There are images that stop me in my tracks, and this is one of them. I just came across it in my Twitter feed. It appears to have been taken from a vantage point several thousand feet above NYC. The lines of perspective are exaggerated as the eye moves out from the center point, in a way that emphasizes the urban oasis that is Central Park – and gives you the feeling of falling into the picture. Geronimoooooooo!
Even with the distortion, though, the clarity is remarkable. I see buildings I lived and worked in, a long time ago. And the places in the park that I loved. Still do. Just haven’t been to them in awhile. The jogging track encircling the big blue Reservoir. The softball fields behind the Metropolitan Museum of Art where we could let Remi and Jesse romp off leash. Bethesda Fountain on The Lake. The roadways inside the park that were closed to traffic on Sundays in favor of walkers, joggers, cyclists, skaters, breakdancers, etc. Thom and I lived just four blocks behind the Guggenheim on East 89th Street and I’d rollerblade into the park and skate the great circle from midtown to Harlem. Listening to my Walkman. (FYI: this was after 8-tracks and before CDs.) Wearing only wrist and knee guards. I wasn’t young enough (even then) to justify that feeling of invincibility – but I was lucky.
And there’s the Great Lawn of Sheep Meadow where I saw the epic Simon & Garfunkel concert in 1981, and the ill-fated Diana Ross concert in the summer of ’83. It was a sweltering summer evening and a massive thunderstorm fired up just a half-hour into the show. Miss Ross was having none of it, though. She kept going in the driving rain, wind whipping that huge mane of tight curls, her flowing garments billowing like a runaway spinnaker… Ain’t no mountain high enough! A biblical downpour. No one left. It was insane. Half a million people could have been electrocuted where we stood… Ain’t no river wide enough! It was an amazing moment. And then the Motown Diva acknowledged Mother Nature’s superior forces and said she’d be back the next night to finish the show. I remember being swept along in a river of humanity exiting the park that night, soaked to the skin, everyone running for cover into the office building lobbies and hotels along Central Park South and around the Plaza. It was part disaster movie, part carnival. I don’t think they did many free concerts in the park after that. But what a night!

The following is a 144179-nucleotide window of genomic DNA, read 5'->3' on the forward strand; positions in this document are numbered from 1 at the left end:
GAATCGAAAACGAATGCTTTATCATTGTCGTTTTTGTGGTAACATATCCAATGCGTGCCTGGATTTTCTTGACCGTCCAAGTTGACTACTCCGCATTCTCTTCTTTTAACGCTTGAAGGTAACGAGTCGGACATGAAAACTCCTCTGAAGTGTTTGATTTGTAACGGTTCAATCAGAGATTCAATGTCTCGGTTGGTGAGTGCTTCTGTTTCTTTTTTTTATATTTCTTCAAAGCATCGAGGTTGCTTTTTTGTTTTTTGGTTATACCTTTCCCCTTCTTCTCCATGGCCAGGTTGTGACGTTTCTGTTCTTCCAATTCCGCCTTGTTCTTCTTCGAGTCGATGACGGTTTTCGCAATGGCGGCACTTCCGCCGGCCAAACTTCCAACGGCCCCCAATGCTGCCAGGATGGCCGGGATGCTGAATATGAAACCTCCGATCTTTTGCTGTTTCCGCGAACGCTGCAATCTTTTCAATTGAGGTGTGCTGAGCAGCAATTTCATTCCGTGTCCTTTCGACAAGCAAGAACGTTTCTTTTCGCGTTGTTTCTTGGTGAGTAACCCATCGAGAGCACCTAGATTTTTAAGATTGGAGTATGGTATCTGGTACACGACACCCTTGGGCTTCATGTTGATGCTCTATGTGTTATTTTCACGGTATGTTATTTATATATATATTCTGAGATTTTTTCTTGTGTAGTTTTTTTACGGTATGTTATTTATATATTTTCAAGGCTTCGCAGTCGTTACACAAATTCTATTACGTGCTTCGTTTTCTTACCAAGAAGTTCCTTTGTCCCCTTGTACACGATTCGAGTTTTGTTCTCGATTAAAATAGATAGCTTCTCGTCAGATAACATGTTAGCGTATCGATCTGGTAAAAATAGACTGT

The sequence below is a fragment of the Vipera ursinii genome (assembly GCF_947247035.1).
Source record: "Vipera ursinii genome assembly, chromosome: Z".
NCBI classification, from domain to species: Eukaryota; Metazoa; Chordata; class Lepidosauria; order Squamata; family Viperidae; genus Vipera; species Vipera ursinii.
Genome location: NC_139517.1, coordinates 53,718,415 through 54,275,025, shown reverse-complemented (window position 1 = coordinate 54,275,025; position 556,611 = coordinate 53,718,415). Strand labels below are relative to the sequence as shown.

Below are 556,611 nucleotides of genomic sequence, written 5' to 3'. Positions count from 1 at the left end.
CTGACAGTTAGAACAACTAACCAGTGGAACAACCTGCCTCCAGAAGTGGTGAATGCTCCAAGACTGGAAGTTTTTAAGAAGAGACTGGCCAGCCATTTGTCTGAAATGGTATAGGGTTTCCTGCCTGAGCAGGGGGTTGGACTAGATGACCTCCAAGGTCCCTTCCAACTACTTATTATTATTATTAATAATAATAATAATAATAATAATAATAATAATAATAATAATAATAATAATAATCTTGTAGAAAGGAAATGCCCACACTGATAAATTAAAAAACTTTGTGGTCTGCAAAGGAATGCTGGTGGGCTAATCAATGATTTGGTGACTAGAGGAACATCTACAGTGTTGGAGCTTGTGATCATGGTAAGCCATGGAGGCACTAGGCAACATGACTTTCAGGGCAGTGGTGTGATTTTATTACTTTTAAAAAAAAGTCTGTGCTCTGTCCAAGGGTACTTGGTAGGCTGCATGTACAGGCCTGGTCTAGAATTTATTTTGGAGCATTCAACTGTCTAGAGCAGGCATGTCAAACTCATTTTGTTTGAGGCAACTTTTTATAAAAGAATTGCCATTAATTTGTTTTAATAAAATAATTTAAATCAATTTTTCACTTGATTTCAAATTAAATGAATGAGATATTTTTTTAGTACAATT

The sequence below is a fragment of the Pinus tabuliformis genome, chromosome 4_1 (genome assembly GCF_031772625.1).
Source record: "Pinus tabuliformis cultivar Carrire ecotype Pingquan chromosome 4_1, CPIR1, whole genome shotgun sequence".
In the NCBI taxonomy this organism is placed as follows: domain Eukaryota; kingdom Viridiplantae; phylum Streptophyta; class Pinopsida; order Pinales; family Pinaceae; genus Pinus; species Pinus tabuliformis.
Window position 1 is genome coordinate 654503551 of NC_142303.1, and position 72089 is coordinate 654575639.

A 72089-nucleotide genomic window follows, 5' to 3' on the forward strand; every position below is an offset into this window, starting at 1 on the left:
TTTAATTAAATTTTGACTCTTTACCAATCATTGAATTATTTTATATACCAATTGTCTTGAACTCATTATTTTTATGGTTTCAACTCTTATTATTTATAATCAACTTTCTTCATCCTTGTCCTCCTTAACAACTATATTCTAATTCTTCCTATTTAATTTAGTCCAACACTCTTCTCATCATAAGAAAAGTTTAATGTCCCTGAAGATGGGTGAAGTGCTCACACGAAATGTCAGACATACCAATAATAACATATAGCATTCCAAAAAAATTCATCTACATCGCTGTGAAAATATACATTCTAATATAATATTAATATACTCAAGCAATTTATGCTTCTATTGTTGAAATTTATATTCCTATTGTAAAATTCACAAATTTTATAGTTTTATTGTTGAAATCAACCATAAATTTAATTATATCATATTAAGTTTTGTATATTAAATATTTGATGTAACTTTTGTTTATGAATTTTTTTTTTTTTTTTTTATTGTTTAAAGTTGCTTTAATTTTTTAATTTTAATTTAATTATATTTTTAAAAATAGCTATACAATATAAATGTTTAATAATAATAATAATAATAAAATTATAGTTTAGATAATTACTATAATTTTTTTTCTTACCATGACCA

And you know what I love about the internet? I just found a clip from that crazy washed out concert!
An extraordinary image of an extraordinary park in an extraordinary city. If you know me or have followed this blog for more than an hour, then you know I love life in Los Angeles. But seeing this image and the memories of people and places and events that it triggers… reminds me of my first home, and my first love. It will always be true…
Day 089 #100happydays
The End (so far)